Review Summary: "Occult-ish stuff, witch hunts, death, rebirth, blah blah. Typical stuff. It isn’t very deep." - Dude from Rude
For some reason, I’ve taken a real liking to Rude’s moniker; it’s just refreshingly to the point. These guys have no regard for shoehorned “necro” prefixes, “goat-this”, “Satanique-that” or any butchered Latin song titles – that would just be distracting. The band’s sophomore album, Remnants…
echoes this apparent disdain for bullshi
t more plainly than anything else. Though it’s not exactly simple – as there’s a fair bit going on here – Remnants…
oozes a sort of blunt charisma, in that the band appear serious about what they’re doing but retain that predilection for cartoonish silliness that old school death metal is renowned for.
Launching off the marks with zeal, opener “Torrent of the Past” ticks all the throwback OSDM boxes: Guitar work in the vein of Consuming Impulse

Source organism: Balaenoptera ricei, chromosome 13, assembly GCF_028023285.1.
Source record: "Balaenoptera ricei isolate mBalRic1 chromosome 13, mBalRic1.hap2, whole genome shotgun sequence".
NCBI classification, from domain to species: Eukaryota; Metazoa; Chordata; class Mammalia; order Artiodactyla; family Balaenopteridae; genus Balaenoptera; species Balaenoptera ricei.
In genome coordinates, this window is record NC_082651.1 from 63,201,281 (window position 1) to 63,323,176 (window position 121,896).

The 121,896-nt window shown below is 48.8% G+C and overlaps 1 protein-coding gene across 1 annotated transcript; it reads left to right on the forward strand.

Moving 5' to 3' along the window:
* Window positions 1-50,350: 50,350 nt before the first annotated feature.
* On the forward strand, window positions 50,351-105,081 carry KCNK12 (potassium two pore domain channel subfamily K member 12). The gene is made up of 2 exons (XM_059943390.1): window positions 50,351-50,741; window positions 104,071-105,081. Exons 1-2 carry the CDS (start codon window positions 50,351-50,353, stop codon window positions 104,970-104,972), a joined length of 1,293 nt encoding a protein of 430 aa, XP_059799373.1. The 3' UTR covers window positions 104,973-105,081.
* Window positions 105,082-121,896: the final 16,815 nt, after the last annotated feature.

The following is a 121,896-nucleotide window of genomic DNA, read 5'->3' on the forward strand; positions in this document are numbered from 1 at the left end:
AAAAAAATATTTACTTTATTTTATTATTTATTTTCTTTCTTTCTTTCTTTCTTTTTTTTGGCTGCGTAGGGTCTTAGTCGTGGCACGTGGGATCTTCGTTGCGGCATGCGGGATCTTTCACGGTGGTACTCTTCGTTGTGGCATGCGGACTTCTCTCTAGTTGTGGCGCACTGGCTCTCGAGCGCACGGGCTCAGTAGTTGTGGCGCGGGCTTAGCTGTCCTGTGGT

; high-octane drum patterns; deranged, Martin van Drunen-esque vocals; thick, crunchy, analogue-sounding production and palpable atmosphere. There’s something off
about the whole thing, inviting you to delve where you probably shouldn’t – like a white family in a haunted house. As if the songs were barely-sentient, undead monstrosities, their parts occasionally seem to stagger out of tandem with each other, and the songs begin to lurch and fumble in a way that is menacing yet fun to hear in equal measure. Even the closer, “Children of Atom”, has a kitsch little synth line that purposely clashes with instrumentation, yet in the context of Remnants…
sounds as if it wouldn’t belong anywhere else.
No matter where you happen to find yourself throughout the course of Remnants…’
, you’re never too far from a moment worth savouring. The maniacal guitar solo on “Blood Sucker”, though not unexpected, is still hair-raising in all its snarling fervour. On the opposite end of the spectrum are the downcast and somewhat jangly chords that open the title-track, acting as an ominous portend of arguably the most violent assault on the whole album. Crucially, the album’s peaks aren’t to the detriment of the content that separates them; each riff is but an integral stepping stone in an otherwise hectic journey, rendering every token of brilliance sweeter still.